Today’s successful project management practitioners must add value to the business by offering solutions supporting their company’s strategy. Those who cultivate and apply these four key skills can effect “change without apology” and become more meaningful contributors to their organizations and clients.
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Not every project failure is the result of inadequate performance by the project team. Sometimes the fault lies outside the project, with misplaced or moving targets. But if we want more successful projects, there are some simple techniques we can use to ensure that we hit the target first time, every time.
Project managers face resistance on a daily basis. Change management guru Rick Maurer spoke with ProjectsAtWork about how resistance leads to the high failure rate of major change initiatives, and what can be done to overcome the all-too-familiar struggle to move forward.
How can companies foster collaboration between business analysts and quality assurance professionals? New research recommends three steps to strengthen alignment between these complementary roles — and improve project outcomes.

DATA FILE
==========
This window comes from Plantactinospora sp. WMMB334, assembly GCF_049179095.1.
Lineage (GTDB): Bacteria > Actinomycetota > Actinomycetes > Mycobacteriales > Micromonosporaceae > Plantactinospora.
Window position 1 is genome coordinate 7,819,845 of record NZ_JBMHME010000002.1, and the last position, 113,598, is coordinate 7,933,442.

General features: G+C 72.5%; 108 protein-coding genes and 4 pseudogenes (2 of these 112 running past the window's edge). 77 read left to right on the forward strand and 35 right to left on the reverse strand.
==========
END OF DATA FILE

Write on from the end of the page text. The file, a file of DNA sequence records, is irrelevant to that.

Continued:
We’re good at scrutinizing problems, but many project managers and business analysts could do a better job of fostering positive change and improving future results by giving more attention to the “bright spots” on projects — those flashes of success that often go unnoticed when other things go wrong.
Merger-and-acquisition-related projects pose daunting challenges to executive leaders, not the least of which are conflicting agendas and compressed timelines. Understanding and anticipating four “enduring M&A realities” can smooth the transition and help companies achieve the intended strategic benefits.
As technology becomes ever more critical to business success, changes are coming in IT governance that tighten its relationship to strategic objectives. Here, analysts discuss the business basis for the shift.
Processes are great until they become roadblocks that get in the way of where you need to go. “Workarounds” can help you deal with project delays and difficulties. The author of a new book describes how to overcome barriers to productivity, and says these breakthroughs start with you; you don’t need permission.
When it comes to managing change on projects, the first step can be the toughest — acknowledging that change is going to happen. Once this is accepted, you can lay the groundwork for integrating change into your project, including four questions to determine whether a proposed chance is necessary.
When faced with a disaster, project managers must become recovery managers. Here, a turnaround specialist shares seven tips for turning around troubled projects, starting with realizing there is a problem and concluding with ways to prevent future disasters.